Even Misdemeanor Offenses Have Serious Consequences

A recent article published by Slate highlights the severe consequences of misdemeanor convictions and the fact that these consequences are often unknown to the defendants even after they have entered a guilty plea. The other troublesome aspect of the misdemeanor arm of the criminal justice system, as pointed out by the article, is the fact that despite actually being innocent of the charges filed against them, many misdemeanor defendants actually plead guilty for a variety of reasons. Among them are:

  • Just to get out of jail
  • Inadequate knowledge of their rights
  • Inadequate knowledge of the evidence in their favor
  • Pressure from over-worked public defenders
  • Pressure from Judges who assume the defendant’s guilt

As the article correctly states, “The repercussions of a petty conviction can be anything but minor. These offenses are increasingly punished with hefty fines that low-income defendants cannot pay. A conviction of any kind can ruin a person’s job prospects. A petty conviction can affect eligibility for professional licenses, child custody, food stamps, student loans, and health care or lead to deportation. In many cities, a misdemeanor makes you ineligible for public housing.”

If you’ve been charged with a seemingly minor offense, take the time to contact an experienced criminal defense attorney with a proven track record of success. Hiring a private attorney doesn’t guarantee a successful outcome, but hiring the right attorney can guarantee that your rights are protected and your questions are answered.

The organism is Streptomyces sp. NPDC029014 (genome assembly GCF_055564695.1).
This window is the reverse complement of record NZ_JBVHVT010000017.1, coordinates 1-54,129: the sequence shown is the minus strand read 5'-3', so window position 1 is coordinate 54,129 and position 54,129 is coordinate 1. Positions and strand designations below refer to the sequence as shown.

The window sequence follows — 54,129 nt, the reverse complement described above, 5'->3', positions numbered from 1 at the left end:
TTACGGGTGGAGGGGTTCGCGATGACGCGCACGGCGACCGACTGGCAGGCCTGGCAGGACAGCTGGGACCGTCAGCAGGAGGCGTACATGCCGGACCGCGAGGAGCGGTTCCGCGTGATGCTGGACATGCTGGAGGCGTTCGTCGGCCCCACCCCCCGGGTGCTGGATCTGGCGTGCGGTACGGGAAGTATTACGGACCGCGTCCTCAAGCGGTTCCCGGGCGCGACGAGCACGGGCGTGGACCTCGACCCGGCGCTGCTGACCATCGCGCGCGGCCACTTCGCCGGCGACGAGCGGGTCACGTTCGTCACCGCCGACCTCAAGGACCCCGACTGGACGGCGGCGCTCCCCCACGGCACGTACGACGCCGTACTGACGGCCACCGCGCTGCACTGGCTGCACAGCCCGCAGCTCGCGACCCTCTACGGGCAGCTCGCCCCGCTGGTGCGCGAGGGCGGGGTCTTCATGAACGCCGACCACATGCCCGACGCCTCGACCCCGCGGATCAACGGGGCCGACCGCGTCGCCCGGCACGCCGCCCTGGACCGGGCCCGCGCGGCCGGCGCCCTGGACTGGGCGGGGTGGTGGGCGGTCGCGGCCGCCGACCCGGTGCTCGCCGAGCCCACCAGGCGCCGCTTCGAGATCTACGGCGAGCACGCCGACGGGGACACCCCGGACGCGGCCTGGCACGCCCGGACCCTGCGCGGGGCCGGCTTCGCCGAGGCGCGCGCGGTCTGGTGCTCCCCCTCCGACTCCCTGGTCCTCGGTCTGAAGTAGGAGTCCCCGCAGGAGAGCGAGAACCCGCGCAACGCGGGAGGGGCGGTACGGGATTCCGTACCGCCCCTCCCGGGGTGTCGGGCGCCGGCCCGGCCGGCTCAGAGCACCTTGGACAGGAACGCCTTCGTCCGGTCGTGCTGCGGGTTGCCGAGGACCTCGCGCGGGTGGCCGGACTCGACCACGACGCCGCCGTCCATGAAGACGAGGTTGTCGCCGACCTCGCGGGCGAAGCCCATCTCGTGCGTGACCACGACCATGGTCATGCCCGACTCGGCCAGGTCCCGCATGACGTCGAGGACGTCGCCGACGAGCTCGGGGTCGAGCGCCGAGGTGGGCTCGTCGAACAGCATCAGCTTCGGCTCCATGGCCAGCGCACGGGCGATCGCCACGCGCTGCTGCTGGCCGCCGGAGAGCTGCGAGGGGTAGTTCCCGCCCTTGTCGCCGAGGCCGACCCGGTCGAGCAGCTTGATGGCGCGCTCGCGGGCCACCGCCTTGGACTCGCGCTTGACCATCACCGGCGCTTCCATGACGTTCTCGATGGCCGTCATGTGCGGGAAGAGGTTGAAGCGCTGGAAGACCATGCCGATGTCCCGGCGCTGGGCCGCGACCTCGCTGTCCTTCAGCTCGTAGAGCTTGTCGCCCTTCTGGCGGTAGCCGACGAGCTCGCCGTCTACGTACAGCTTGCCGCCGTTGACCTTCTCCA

Protect Your Commercial Driver’s License

For truck drivers or anyone with a commercial driver’s license, accumulation of points against your driving record can have a serious negative impact on your ability to remain employed. Additionally, taking time away from work to appear in traffic court takes time out of your schedule and money out of your pocket.  By hiring an experienced traffic defense attorney, you can protect your commercial driver’s license.  The Law Office of Joel E. Lueck has a proven track record of getting traffic cases dismissed, reducing “point” violations to “non-point” violations, and getting fines substantially reduced, all without the need for the client to ever appear in court!

Whether you are an out-of-state commercial driver who can’t appear in court, or a local driver who would simply prefer not to, contact the Law Office of Joel E. Lueck today to speak with a respected and experienced defense attorney.  With the ability to pay by credit card and set up easy payment plans, you CAN AFFORD TO HIRE AN ATTORNEY to protect your license.  We handle cases in ALL KERN COUNTY COURTS — Bakersfield, Taft, Lamont, Mojave, Ridgecrest, Kern Valley, Shafter, and Delano.

Now Offering Red Light Camera Ticket Defense

If you’ve received a “Photo Enforcement Citation” for allegedly running a red light in Bakersfield and wish to contest the citation, or simply have the violation reduced to a “non point” offense that won’t affect your driving record and not require completion of traffic school, contact the Law Office of Joel E. Lueck today.  Recent case law from around California has favored the dismissal of these citations on a number of different grounds and it is only a matter of time before Kern County Courts begin to follow suit.  Whether you wish to fight your ticket all the way through an appeal if necessary, or are just looking to have the violation and fine reduced, we can help.

The Benefit of Hiring a Respected, Local Attorney